How to Protect Your Privacy On Your Pokémon Journey
Pokémon Go is sweeping the globe, but what is it doing with your data?
Niantic, Inc’s new augmented reality game, Pokémon Go, uses your phone’s GPS and camera to merge the fictional Pokémon universe with users’ own neighbourhoods — and it’s taking the world by storm.
It’s just amazing how, decades after the Internet was first invented, we’re still finding exciting new ways to take advantage of it. However, despite quickly becoming a global phenomenon, it’s not all sunshine and Ho-Ohs. The app has real privacy concerns that could potentially threaten the safety of its users.
Pokémon encounters within the game look to be tied to foot traffic and population density, which is information pulled from GPS data collection, and from Pokémon Go’s sister app Ingress. Pokémon Go can only populate the world with critters and landmarks by harvesting user data. Unfortunately, this includes precise location tracking.
Pokémon Go follows you around in real-time. Down to the last street corner, it employs GPS tracking to observe your movements and pinpoint your exact location. Used for the purpose of finding Pokémon, it’s pretty harmless. But if Niantic, Inc. were to be sold, all of that personal information would be available to the highest bidder.
The app’s potential to access personal data has already raised a red flag for users. Earlier this week, it was reported that Pokémon Go requests full Google account permissions for users on iOS. Theoretically, full access gives the app a pass to read and send email messages, modify your contacts, edit your Google Drive, and more.
Despite the request for full access, Google and Niantic insist the game only accesses your basic profile, including user ID and email address. Asking for full account permissions seems to just be an issue with the iOS user interface, meaning the app doesn’t actually read your emails or rifle through your contacts. While this appears to have been an honest error, mistakes like these still hold potential for a violation of our privacy.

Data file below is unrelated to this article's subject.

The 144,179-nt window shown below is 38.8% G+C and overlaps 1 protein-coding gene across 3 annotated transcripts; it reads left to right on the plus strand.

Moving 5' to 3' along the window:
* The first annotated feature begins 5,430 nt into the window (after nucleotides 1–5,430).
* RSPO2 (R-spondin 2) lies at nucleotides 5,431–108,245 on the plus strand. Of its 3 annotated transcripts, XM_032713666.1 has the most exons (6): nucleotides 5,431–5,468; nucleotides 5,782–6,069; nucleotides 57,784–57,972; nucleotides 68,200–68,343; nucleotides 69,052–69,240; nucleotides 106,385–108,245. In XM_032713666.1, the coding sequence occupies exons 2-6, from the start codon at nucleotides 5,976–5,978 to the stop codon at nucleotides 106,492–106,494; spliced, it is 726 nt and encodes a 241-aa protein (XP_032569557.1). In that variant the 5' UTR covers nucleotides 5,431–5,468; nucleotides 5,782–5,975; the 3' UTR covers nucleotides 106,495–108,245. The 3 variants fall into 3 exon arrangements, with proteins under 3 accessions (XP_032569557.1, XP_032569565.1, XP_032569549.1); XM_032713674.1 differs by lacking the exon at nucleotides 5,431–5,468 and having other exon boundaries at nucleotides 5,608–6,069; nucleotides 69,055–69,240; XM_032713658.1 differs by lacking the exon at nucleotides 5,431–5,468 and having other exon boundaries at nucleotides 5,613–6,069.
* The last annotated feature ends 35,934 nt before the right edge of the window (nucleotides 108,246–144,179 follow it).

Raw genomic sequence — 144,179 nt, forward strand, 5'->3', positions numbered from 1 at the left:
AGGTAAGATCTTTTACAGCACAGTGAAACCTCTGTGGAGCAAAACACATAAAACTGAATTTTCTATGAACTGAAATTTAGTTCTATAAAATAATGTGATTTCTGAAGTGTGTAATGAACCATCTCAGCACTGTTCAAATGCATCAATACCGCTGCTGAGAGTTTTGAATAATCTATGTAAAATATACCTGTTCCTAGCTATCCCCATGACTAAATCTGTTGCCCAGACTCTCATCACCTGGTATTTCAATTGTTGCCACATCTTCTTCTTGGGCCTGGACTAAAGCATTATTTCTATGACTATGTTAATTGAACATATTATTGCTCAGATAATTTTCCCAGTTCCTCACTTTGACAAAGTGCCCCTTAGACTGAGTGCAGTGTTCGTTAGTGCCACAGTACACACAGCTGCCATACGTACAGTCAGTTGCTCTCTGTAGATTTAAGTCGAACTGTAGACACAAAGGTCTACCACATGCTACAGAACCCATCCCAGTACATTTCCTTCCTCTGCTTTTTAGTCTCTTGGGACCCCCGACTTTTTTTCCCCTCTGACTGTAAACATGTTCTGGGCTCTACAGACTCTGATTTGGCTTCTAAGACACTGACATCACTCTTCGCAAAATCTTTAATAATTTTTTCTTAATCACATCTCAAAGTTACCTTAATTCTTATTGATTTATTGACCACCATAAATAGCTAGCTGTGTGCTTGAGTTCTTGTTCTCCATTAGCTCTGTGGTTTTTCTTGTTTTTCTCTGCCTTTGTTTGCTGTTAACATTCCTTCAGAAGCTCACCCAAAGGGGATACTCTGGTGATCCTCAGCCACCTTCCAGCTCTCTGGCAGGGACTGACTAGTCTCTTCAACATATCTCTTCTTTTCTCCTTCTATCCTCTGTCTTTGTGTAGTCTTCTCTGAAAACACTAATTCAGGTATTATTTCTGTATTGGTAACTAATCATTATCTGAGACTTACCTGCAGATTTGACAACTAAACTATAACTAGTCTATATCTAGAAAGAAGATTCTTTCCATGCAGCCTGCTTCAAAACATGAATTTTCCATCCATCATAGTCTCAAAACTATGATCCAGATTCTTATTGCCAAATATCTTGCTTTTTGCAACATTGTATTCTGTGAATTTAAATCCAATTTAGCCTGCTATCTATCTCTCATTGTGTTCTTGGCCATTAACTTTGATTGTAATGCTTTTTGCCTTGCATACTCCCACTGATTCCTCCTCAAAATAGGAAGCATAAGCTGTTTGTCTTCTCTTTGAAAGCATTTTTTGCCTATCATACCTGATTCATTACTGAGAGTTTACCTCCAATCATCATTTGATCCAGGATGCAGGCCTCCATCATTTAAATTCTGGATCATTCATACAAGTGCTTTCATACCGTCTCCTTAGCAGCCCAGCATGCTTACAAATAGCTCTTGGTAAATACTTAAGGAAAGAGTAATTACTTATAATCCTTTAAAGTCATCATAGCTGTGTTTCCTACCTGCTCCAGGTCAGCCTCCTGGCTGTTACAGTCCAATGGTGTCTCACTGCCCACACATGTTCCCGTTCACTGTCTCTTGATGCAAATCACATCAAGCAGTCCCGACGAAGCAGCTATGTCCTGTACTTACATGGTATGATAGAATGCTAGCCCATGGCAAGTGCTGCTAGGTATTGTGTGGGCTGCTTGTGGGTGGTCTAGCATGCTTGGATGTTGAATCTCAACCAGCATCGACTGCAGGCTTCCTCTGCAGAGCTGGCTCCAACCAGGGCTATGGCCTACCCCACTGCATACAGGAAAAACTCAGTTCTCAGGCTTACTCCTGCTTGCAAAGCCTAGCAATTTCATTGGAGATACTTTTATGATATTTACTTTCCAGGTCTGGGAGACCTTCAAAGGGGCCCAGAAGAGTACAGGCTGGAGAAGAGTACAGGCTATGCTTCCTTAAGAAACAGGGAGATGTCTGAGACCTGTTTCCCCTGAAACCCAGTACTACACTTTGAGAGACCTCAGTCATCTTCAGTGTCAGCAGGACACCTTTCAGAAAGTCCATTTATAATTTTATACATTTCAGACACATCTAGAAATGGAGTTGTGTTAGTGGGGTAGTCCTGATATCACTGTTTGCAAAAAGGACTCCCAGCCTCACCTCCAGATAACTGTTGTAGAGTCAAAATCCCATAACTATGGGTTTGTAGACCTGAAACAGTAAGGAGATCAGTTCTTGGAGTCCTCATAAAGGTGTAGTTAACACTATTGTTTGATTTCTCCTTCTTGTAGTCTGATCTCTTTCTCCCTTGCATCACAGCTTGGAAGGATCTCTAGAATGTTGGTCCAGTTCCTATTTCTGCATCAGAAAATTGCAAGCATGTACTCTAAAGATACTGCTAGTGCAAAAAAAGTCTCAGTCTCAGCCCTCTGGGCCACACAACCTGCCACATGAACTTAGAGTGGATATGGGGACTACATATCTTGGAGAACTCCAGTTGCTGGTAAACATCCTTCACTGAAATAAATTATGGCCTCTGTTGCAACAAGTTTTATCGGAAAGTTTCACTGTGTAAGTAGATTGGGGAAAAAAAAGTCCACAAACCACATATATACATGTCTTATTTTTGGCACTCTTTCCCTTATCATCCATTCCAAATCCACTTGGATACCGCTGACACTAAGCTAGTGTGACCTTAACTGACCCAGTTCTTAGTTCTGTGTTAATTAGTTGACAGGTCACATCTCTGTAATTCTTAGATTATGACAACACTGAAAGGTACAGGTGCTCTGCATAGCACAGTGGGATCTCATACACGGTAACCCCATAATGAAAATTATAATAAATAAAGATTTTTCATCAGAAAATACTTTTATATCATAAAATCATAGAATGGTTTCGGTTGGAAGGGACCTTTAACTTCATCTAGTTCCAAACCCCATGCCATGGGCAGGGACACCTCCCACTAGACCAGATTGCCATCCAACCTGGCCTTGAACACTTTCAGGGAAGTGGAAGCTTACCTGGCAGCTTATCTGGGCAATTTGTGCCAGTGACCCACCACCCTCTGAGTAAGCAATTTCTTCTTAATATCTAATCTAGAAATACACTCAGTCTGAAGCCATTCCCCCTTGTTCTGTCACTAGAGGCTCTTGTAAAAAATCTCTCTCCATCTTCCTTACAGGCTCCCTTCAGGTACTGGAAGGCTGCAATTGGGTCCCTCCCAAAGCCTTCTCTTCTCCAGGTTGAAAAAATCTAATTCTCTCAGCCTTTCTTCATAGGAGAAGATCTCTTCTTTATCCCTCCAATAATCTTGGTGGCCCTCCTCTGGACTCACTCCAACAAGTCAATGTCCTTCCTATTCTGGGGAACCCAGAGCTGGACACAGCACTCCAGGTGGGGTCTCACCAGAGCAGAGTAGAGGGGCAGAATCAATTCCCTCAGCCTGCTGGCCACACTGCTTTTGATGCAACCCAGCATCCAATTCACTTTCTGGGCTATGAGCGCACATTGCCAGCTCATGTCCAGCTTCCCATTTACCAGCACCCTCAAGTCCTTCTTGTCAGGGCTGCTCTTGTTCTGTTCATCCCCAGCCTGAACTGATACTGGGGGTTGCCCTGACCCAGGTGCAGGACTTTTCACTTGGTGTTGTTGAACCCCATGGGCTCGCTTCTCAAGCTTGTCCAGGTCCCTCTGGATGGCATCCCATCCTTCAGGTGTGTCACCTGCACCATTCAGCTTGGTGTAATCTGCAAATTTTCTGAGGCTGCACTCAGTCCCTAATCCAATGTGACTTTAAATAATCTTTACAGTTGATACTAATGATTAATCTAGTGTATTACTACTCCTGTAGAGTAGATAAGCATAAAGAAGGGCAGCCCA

Niantic claims to have dealt with the permissions issues in the official app’s newest update. The bad news is much of their reach for fixing bugs is undermined by users who have accessed the game outside of the authentic app stores.
Since Pokémon Go is currently only available on iTunes and Google Play in the U.S., New Zealand, and Australia, unofficial versions have been popping up all over the Internet. But the unofficial apps come with their own security risks, some of which are more concerning than Niantic’s Google account blunder.
Security firm Proofpoint reported this week that a popular Pokémon Go APK for Android — a copy of the app downloaded from a third party — has been installing a backdoor on many unsuspecting users’ devices.
DroidJack, a remote access trojan (RAT), may be accompanying any third-party download of Pokémon Go. This malware has been shown to rewire permissions for the app, allowing it to view and send SMS texts, read and send email, record audio, access and modify your contacts, view your web history, and more.
If you were one of the thousands who downloaded Pokémon Go from a third-party site, visit this page to learn if the app is compromising your security. If so, be sure to delete the app and reinstall only the official version before you catch ‘em all. Have fun!